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Submitted by Darshan Patil, posted on July 13, 2001




Image Description, by Darshan Patil



These are screenshots from a terrain engine I am working on.

I started with the ROAM algorithm but found the vertex popping a little irritating and discarded it.

This is a simple quadtree (ish) algorithm (no LOD whatsoever) I implemented in about 2 days.

I have used something I like to call coherent frustum culling. The lighting is precalculated and the shadowmap is ultra low-res with 1 pixel/sample.

I havent measured the fps but it feels ok on my Celeron 400 /64MB/i810.

I know the texturing is awful (its a texture tiled on the landscape). I just put it together to send my first iotd ;)

I am working on a texture synthesizer at the moment and am toying with the idea of using the ROAM algo to create static optimal meshes.

--Darshan Patil


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Archive Notice: This thread is old and no longer active. It is here for reference purposes. This thread was created on an older version of the flipcode forums, before the site closed in 2005. Please keep that in mind as you view this thread, as many of the topics and opinions may be outdated.
 
Alex J. Devoe

July 14, 2001, 09:59 AM

Yes! It is my first time posting anywhere on this page. I'm so excited! Darshan, engine looks like it's coming along pretty well.

.-wXm-. Maybe we're both tired/crazy. I see an odd snake-oid creature with it's tounge sticking out on the right top corner of the right top corner image! HEH!

 
hdmx

July 14, 2001, 11:57 AM

Just consider all the quads which were visible in the last frame and their neighbors. If any of those quads changes from invisible to visible then consider it's neighbors as well. Might still be faster than testing all quads.
Problem: How do you get all neighbors for a quad including those with a different parent (quadtree)? And how do you define neighbor? Is it a quad on the same tree level?

hdmx

 
Rectilinear Cat

July 14, 2001, 12:11 PM

plek/solar: Well then let's see your stuff eh? I haven't tried making a landscape engine, so I need all the example images I can get!

 
richard

July 14, 2001, 01:09 PM

Hmmz.. there should be a Landscape Of The Day!! :D

image looks good btw ;)

 
Matthew Harmon

July 14, 2001, 01:34 PM

Looks great.

Before you spend any more time optimizing your quadtree system you may want to consider rendering big "chunks" of terrain, either within a quadtree or via a simple "brute-force" system.

Today's hardware typically performs better if you can leave big chunks of your vertex data "alone" and not have to update it. In a basic quadtree system, you usually re-submit all your vertices to the API. As it turns out, this overhead is a real killer. Using "chunks" you can leave big sections of your terrain "on the board" and just ask for them to be rendered without sending any new data through the API.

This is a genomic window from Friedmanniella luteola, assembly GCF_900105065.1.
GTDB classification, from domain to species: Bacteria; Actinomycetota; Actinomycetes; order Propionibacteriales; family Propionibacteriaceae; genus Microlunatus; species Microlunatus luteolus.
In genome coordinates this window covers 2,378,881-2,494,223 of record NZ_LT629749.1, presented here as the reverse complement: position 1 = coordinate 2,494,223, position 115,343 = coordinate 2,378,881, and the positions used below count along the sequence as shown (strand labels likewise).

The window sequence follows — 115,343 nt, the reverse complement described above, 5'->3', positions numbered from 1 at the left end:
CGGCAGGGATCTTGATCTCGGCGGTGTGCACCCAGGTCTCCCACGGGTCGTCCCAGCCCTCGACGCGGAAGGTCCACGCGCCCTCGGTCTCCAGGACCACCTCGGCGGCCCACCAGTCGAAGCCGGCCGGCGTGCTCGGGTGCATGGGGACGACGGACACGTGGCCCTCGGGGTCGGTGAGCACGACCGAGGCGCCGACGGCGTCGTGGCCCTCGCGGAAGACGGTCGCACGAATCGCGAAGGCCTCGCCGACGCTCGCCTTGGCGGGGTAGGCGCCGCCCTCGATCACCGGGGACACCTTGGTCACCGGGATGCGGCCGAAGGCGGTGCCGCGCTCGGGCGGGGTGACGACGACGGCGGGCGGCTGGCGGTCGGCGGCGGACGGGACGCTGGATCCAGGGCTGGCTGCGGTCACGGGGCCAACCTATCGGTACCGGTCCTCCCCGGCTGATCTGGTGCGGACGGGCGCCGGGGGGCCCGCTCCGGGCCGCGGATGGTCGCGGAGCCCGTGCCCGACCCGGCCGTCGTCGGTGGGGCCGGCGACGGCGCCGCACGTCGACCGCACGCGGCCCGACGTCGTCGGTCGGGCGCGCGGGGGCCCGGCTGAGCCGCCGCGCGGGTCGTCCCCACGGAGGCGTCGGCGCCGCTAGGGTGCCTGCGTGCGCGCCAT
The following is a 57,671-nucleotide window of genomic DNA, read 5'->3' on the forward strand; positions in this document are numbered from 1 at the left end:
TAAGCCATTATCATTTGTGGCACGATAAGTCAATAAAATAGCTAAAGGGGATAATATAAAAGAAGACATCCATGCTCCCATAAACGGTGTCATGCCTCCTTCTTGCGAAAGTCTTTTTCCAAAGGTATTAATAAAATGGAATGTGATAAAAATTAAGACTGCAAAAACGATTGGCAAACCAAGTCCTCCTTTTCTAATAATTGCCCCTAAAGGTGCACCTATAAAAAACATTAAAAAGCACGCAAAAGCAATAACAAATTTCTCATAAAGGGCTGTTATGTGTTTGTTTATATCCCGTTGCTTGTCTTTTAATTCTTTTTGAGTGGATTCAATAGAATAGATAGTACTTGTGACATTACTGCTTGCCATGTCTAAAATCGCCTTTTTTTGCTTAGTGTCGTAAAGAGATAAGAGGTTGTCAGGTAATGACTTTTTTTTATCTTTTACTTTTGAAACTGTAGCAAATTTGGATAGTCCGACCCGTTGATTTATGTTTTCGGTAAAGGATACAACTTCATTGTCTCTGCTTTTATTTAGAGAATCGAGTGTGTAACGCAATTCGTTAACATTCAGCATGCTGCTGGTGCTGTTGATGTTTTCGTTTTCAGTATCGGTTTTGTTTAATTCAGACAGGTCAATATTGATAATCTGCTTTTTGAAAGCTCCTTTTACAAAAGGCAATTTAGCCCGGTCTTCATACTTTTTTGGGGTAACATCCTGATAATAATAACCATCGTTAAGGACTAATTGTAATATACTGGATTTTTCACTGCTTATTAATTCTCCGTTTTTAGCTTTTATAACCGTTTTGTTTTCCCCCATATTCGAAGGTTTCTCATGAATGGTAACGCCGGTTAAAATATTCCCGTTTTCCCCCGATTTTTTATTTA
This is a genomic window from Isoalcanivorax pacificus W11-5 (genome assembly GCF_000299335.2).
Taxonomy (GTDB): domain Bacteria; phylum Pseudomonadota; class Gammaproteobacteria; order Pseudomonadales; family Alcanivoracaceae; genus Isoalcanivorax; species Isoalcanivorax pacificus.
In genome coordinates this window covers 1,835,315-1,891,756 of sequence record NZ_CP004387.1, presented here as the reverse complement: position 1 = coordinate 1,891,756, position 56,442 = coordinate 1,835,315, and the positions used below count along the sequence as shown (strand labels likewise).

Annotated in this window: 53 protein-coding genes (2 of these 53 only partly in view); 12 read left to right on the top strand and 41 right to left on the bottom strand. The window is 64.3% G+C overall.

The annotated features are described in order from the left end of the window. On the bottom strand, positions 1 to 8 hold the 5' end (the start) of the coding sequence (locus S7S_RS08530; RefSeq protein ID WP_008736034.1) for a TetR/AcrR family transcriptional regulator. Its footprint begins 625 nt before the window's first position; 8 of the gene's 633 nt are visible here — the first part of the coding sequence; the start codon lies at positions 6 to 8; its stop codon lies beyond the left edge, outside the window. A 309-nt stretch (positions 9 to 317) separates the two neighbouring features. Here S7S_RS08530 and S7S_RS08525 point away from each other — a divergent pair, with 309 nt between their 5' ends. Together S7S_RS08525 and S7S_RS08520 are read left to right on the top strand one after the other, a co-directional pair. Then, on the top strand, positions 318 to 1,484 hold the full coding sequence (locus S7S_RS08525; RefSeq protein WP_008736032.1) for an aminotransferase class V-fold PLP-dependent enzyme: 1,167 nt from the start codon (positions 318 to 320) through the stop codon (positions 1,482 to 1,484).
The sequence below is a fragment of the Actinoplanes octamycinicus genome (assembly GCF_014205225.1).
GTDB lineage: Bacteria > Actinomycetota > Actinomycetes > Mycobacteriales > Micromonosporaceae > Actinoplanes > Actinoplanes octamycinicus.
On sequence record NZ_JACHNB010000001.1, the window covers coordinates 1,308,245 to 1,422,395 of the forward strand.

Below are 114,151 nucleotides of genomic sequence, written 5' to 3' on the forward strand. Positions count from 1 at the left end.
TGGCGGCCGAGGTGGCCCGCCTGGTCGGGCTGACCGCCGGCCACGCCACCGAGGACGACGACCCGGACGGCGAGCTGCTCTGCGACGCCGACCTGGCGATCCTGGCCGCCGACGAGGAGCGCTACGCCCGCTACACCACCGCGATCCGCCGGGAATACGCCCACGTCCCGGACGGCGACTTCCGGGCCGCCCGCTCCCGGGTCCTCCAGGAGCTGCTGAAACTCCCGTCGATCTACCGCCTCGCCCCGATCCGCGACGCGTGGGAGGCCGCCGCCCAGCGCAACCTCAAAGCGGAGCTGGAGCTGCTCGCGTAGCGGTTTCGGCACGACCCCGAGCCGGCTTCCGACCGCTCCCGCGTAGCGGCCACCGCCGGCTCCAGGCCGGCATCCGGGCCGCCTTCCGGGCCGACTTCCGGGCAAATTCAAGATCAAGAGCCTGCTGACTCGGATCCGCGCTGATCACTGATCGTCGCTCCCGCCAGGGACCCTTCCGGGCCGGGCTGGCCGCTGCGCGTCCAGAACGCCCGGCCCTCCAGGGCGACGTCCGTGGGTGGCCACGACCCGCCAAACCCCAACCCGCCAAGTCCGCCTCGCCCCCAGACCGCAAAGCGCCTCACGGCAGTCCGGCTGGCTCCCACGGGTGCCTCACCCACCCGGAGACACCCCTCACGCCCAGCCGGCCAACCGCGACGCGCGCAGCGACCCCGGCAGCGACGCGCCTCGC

In my work on GeForce-based boards I have found this "chunking" system to be far faster than a traditional quadtree.

Keep up the good work!

 
ecko_53

July 14, 2001, 03:03 PM

Thanks

 
MC BAXTON

July 14, 2001, 03:19 PM

me2

 
Jukka Liimatta

July 14, 2001, 03:49 PM


Baxton,

I sort of liked your earlier signature. Is there any way we could have it back? =___(

 
Wolfgang Engel

July 15, 2001, 02:35 AM

Can you shade more light on your chunk technique ?

 
Nick Van Tassell

July 15, 2001, 10:08 AM

Terrain looks good, even the texturing. I have implemented a ROAM algorithm and have not experience the "popping" effect. Have you checked out the ROAM home page at http://www.llnl.gov/graphics/ROAM/?
There's a section about reducing the annoying "pooping" effect by morphing vertex points over time.

BTW:
1) Did you use a heightmap to generated the terrain?

2) What program did you use to generate the heightmap?

3) How did you generate the terrain texture (you say it looks bad, but I like it)?

4) How did you generate the lightmap? Did you calculate any surface normals?

What about the code ;}

Great pic, keep up the good work!

 
Mike Taylor

July 15, 2001, 03:35 PM

Yeah, the Gamasutra article is good, but the subdivision scheme breaks down when you change the leaf node type. I've implemented it using normal heightmaps for the nonleaf nodes, and bicubic Bezier patches in the leaf nodes, and the t-junction problem is a whore. It took me a very long time to finally get a fast tesselation and rendering setup that didn't show any seams.


-Mike Taylor

 
Samy

July 16, 2001, 03:27 AM

And about DEMO !!!!! ??????

 
Darshan Patil

July 16, 2001, 06:38 AM

Hi,

Thanks for the info. I'll check it out.
About your questions:

1) Yeah its a heightmap.

2) I wrote a utility to convert USGS DEMs (Digital Elevation Maps) to heightmaps.

3) Well the terrain texture is a single texture wrapped around the landscape. I downloaded the texture from someplace but dont remember where :(

4) I calculated the lightmap using a ray-tracing algo. No I did not use surface normals.

5) Code. Well gimme your email address and I'll send it to you.

 
d`arcy

July 17, 2001, 08:14 AM

d`arcy slaps Jukka with a large trout

 
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